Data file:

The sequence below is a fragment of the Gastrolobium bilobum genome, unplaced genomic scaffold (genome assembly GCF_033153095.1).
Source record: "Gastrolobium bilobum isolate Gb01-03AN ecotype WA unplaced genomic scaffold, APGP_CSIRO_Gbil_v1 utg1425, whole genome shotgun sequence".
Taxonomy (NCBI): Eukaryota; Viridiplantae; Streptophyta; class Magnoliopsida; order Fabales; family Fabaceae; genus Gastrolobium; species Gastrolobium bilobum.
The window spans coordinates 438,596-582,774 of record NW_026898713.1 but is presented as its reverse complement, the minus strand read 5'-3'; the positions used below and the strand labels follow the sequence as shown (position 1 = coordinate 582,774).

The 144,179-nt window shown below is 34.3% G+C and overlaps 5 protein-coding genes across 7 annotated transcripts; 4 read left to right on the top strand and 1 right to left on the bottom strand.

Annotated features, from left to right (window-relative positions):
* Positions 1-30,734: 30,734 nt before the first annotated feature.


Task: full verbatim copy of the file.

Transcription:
The sequence below is a fragment of the Gastrolobium bilobum genome, unplaced genomic scaffold (genome assembly GCF_033153095.1).
Source record: "Gastrolobium bilobum isolate Gb01-03AN ecotype WA unplaced genomic scaffold, APGP_CSIRO_Gbil_v1 utg1425, whole genome shotgun sequence".
Taxonomy (NCBI): Eukaryota; Viridiplantae; Streptophyta; class Magnoliopsida; order Fabales; family Fabaceae; genus Gastrolobium; species Gastrolobium bilobum.
The window spans coordinates 438,596-582,774 of record NW_026898713.1 but is presented as its reverse complement, the minus strand read 5'-3'; the positions used below and the strand labels follow the sequence as shown (position 1 = coordinate 582,774).

The 144,179-nt window shown below is 34.3% G+C and overlaps 5 protein-coding genes across 7 annotated transcripts; 4 read left to right on the top strand and 1 right to left on the bottom strand.

Annotated features, from left to right (window-relative positions):
* Positions 1-30,734: 30,734 nt before the first annotated feature.